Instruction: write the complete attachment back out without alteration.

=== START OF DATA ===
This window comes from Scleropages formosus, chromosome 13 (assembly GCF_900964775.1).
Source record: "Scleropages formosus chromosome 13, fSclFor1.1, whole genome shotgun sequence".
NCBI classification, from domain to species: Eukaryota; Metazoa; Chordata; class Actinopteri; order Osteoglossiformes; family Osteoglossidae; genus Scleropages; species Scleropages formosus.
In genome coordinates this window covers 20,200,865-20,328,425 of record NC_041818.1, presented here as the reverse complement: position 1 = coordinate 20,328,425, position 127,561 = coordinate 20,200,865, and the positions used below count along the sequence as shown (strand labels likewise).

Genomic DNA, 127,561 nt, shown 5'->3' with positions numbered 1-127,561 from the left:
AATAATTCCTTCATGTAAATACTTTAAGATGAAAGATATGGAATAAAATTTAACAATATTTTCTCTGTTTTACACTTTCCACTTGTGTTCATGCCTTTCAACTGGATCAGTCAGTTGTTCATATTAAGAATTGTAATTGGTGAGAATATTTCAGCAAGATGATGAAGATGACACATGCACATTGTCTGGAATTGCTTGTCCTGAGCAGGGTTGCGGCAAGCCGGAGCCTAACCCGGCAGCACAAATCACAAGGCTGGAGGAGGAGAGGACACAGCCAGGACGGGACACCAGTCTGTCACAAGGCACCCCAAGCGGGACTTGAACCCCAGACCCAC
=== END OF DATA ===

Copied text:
This window comes from Scleropages formosus, chromosome 13 (assembly GCF_900964775.1).
Source record: "Scleropages formosus chromosome 13, fSclFor1.1, whole genome shotgun sequence".
NCBI classification, from domain to species: Eukaryota; Metazoa; Chordata; class Actinopteri; order Osteoglossiformes; family Osteoglossidae; genus Scleropages; species Scleropages formosus.
In genome coordinates this window covers 20,200,865-20,328,425 of record NC_041818.1, presented here as the reverse complement: position 1 = coordinate 20,328,425, position 127,561 = coordinate 20,200,865, and the positions used below count along the sequence as shown (strand labels likewise).

Genomic DNA, 127,561 nt, shown 5'->3' with positions numbered 1-127,561 from the left:
AATAATTCCTTCATGTAAATACTTTAAGATGAAAGATATGGAATAAAATTTAACAATATTTTCTCTGTTTTACACTTTCCACTTGTGTTCATGCCTTTCAACTGGATCAGTCAGTTGTTCATATTAAGAATTGTAATTGGTGAGAATATTTCAGCAAGATGATGAAGATGACACATGCACATTGTCTGGAATTGCTTGTCCTGAGCAGGGTTGCGGCAAGCCGGAGCCTAACCCGGCAGCACAAATCACAAGGCTGGAGGAGGAGAGGACACAGCCAGGACGGGACACCAGTCTGTCACAAGGCACCCCAAGCGGGACTTGAACCCCAGACCCAC